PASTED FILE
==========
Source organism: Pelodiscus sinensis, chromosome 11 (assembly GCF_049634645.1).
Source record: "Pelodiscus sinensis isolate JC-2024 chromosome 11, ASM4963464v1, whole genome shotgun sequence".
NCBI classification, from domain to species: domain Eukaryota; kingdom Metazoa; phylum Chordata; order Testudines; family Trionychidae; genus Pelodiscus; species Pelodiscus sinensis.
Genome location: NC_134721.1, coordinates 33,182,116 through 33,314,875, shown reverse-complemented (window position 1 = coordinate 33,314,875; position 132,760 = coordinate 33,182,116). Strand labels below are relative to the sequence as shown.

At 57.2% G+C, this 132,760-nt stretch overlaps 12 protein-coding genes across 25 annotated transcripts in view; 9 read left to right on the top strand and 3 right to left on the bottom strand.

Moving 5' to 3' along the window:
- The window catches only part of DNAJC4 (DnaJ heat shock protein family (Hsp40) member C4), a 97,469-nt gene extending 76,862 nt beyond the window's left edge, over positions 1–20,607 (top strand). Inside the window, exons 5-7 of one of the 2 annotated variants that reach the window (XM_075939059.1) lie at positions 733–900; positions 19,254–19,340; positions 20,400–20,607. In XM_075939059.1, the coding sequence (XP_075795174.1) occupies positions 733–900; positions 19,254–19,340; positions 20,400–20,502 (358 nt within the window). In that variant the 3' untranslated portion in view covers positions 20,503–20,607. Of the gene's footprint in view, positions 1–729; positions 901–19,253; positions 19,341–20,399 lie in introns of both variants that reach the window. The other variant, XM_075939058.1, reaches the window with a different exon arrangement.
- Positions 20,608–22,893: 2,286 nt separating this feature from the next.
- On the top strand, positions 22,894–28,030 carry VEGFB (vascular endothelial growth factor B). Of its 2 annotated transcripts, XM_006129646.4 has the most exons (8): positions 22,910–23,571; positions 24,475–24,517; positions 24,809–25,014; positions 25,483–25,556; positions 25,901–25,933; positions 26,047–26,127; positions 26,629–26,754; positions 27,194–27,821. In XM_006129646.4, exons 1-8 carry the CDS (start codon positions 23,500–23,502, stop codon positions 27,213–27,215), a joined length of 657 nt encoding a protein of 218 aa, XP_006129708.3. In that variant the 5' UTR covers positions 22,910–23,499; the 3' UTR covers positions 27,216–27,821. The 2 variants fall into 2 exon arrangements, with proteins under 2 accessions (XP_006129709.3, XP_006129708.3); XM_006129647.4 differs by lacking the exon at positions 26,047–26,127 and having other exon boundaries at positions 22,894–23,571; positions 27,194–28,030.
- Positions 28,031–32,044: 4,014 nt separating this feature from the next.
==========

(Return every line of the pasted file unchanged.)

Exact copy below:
Source organism: Pelodiscus sinensis, chromosome 11 (assembly GCF_049634645.1).
Source record: "Pelodiscus sinensis isolate JC-2024 chromosome 11, ASM4963464v1, whole genome shotgun sequence".
NCBI classification, from domain to species: domain Eukaryota; kingdom Metazoa; phylum Chordata; order Testudines; family Trionychidae; genus Pelodiscus; species Pelodiscus sinensis.
Genome location: NC_134721.1, coordinates 33,182,116 through 33,314,875, shown reverse-complemented (window position 1 = coordinate 33,314,875; position 132,760 = coordinate 33,182,116). Strand labels below are relative to the sequence as shown.

At 57.2% G+C, this 132,760-nt stretch overlaps 12 protein-coding genes across 25 annotated transcripts in view; 9 read left to right on the top strand and 3 right to left on the bottom strand.

Moving 5' to 3' along the window:
- The window catches only part of DNAJC4 (DnaJ heat shock protein family (Hsp40) member C4), a 97,469-nt gene extending 76,862 nt beyond the window's left edge, over positions 1–20,607 (top strand). Inside the window, exons 5-7 of one of the 2 annotated variants that reach the window (XM_075939059.1) lie at positions 733–900; positions 19,254–19,340; positions 20,400–20,607. In XM_075939059.1, the coding sequence (XP_075795174.1) occupies positions 733–900; positions 19,254–19,340; positions 20,400–20,502 (358 nt within the window). In that variant the 3' untranslated portion in view covers positions 20,503–20,607. Of the gene's footprint in view, positions 1–729; positions 901–19,253; positions 19,341–20,399 lie in introns of both variants that reach the window. The other variant, XM_075939058.1, reaches the window with a different exon arrangement.
- Positions 20,608–22,893: 2,286 nt separating this feature from the next.
- On the top strand, positions 22,894–28,030 carry VEGFB (vascular endothelial growth factor B). Of its 2 annotated transcripts, XM_006129646.4 has the most exons (8): positions 22,910–23,571; positions 24,475–24,517; positions 24,809–25,014; positions 25,483–25,556; positions 25,901–25,933; positions 26,047–26,127; positions 26,629–26,754; positions 27,194–27,821. In XM_006129646.4, exons 1-8 carry the CDS (start codon positions 23,500–23,502, stop codon positions 27,213–27,215), a joined length of 657 nt encoding a protein of 218 aa, XP_006129708.3. In that variant the 5' UTR covers positions 22,910–23,499; the 3' UTR covers positions 27,216–27,821. The 2 variants fall into 2 exon arrangements, with proteins under 2 accessions (XP_006129709.3, XP_006129708.3); XM_006129647.4 differs by lacking the exon at positions 26,047–26,127 and having other exon boundaries at positions 22,894–23,571; positions 27,194–28,030.
- Positions 28,031–32,044: 4,014 nt separating this feature from the next.